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What is Fine and Demi-fine Jewellery?

What is Fine and Demi-fine Jewellery?

What is Fine and Demi-fine Jewellery?

What is Fine Jewellery?

Fine jewellery is made with precious metals like palladium, platinum, gold, silver, and the best of diamonds and stones.

Breakdown of solid gold in fine jewellery

- 24ct gold is pure gold (purest of all), but it's too soft and susceptible to scratches, so it's not practical for everyday use. It's also very orange in colour, that's why jewellery is made in 14ct, 18ct and 22ct.

- 18ct gold is 18 parts of gold to 6 parts other metal (i.e. 75% gold)

- 14ct gold is 14 parts of gold to 10 parts other metal (i.e. 58.3% gold)

Precious metal fine jewellery is made to last, combining rich design, meaningful integrity and modern craftsmanship techniques, making it valued higher than demi-fine jewellery. The reason for this is that the contents of precious metal used in earringsnecklaceschainspendants, or bracelet fine pieces have a much higher percentage of precious metal than microns.

Fine jewellery is a timeless gift- an investment & tangible piece of art recognised by. The elegance and class of fine jewellery draw any woman's eye, as the precious metal has always been admired for its beauty and uniqueness – let it be in its solid form or crafted.

Fine jewellery isn't just traditional anymore. With the rise of sustainable and slow fashion, it's become more affordable and current. These pieces are not only aesthetically pleasing but also practical for everyday luxury. This shift towards sustainability and affordability in slow fashion has made modern and elegant fine solid gold jewellery accessible to all.


What is Demi-Fine Jewellery?

Demi-fine jewellery, a term swiftly coming into the fashion world in recent years, is a fine line between understated and high-street jewellery. It spans from small pieces such as earrings or bracelets to simple but chic necklaces. It's a look that's anything but boring and has made its presence felt.

Street or high-street jewellery now refers to the new trend of demi-fine jewellery, commonly made with a base metal of 925 sterling silver, typically plated with a thin layer of gold known as vermeil. This is distinct from 18ct solid gold. The amount of gold in vermeil jewellery is minimal, usually between 1-5 microns in thickness - to put that in perspective, 1 millimetre is equivalent to 1000 microns.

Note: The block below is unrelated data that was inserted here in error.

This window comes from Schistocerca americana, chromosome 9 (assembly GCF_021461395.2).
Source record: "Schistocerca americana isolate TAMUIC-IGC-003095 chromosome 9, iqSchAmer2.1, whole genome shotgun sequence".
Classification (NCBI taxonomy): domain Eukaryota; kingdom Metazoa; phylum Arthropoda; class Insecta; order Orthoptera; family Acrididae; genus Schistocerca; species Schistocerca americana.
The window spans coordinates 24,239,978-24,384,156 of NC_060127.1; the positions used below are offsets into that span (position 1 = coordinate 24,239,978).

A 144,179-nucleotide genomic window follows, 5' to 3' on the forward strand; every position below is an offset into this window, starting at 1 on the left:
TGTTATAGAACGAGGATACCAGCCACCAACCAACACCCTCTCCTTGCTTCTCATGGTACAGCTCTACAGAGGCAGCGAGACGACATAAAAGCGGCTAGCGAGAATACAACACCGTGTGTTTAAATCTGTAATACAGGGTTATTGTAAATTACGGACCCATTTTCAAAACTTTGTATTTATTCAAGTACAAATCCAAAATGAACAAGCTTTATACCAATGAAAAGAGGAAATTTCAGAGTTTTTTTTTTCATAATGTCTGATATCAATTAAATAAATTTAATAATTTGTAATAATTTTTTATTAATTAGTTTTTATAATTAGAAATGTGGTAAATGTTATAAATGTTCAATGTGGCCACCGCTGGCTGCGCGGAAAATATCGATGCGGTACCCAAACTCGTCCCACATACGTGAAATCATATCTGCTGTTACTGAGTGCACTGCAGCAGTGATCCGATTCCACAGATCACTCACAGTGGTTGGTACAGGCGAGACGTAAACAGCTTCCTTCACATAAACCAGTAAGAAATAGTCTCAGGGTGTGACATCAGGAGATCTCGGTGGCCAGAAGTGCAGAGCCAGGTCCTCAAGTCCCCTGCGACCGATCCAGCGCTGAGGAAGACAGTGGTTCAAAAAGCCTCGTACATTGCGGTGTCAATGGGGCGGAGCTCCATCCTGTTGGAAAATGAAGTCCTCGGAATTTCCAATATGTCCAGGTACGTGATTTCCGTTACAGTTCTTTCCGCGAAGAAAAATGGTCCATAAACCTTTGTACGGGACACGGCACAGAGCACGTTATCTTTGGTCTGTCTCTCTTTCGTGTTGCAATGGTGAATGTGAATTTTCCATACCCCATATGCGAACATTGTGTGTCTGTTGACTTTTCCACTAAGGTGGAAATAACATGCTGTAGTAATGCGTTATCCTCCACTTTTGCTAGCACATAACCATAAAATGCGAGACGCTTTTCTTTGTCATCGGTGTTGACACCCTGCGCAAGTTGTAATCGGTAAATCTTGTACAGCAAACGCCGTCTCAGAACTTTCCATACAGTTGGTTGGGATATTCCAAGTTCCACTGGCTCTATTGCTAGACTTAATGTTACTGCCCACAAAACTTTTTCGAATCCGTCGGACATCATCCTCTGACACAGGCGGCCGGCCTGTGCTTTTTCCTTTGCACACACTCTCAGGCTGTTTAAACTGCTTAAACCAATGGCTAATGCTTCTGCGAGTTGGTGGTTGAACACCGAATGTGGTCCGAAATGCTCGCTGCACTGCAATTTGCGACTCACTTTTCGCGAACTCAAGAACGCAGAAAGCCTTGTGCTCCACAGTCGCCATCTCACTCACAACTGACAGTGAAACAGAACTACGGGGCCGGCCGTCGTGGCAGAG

Therefore, the gold content in vermeil jewellery is similar to a light dusting. Hence, it's essential not to confuse 18ct vermeil jewellery with 18ct solid gold fine jewellery.

Vermeil (pronounced "vermay") is gold-plated jewellery originating in France in the 18th century. The name comes from the French word "vermeil," derived from "vermilion," a bright reddish-orange colour.

For a piece of jewellery to be considered vermeil, it must meet specific standards:

  1. Base Metal: The core metal must be sterling silver. Sterling silver is a high-quality silver containing 92.5% pure silver and 7.5% other metals, typically copper. This makes it a durable and valuable base for vermeil jewellery.
  2. Gold Plating: The sterling silver base is then coated in gold. The gold used for this process must be at least 10 karats (around 42% pure gold) for the jewellery to be officially considered vermeil.
  3. The thickness of Gold: The layer of gold on a vermeil piece must be a minimum thickness of 2.5 microns (0.0025 millimetres)- a strand of hair. This is a relatively thick layer compared to gold-plated jewellery, making vermeil jewellery more durable and longer-lasting.

Creating vermeil jewellery is generally electroplating, which uses an electric current to bind the gold to sterling silver. Vermeil jewellery tends to be more expensive than gold-plated or gold-filled jewellery due to the use of sterling silver as the base metal and the thickness of the gold plating. 

It's essential to remember the distinction between fine jewellery and demi-fine jewellery. Vermeil gold plating, often used in demi-fine jewellery, can gradually wear away due to sufficient scuffs and scratches. In contrast, pure gold used in fine jewellery is solid gold that doesn't tarnish. A simple wash with warm soapy water can quickly restore its glow if it loses its shine.

 

The Difference Between Solid Gold vs Plated, Vermeil and Filled in Jewellery

Solid Gold Jewellery (18ct solid gold)

- Only pure gold + precious alloys, no base metal.

- Doesn't discolour or tarnish.

- Most hypoallergenic.

- Highest quality.

- Best for everyday wear, so you need to take it off.

 

Gold Plated Jewellery

- Has brass base, which is dipped in gold very quickly.

- Less than 1% of pure gold.

- Can irritate the skin more (i.e. green colour).

- Fades quickly and rubs off.

 

Gold Vermeil Jewellery

- The main base is sterling silver 92.5%

- More hypoallergenic than brass.

- Fraction of extra layer of gold than gold plated.

- Can fade with scuffs and scratches.

 

Gold Filled Jewellery

- Use a mechanical bonding process; two gold-filled layers are mechanically joined under heat and pressure.

- A thicker coating than plating and vermeil.

- Stamped with carat number.

- Can eventually fade with everyday wear.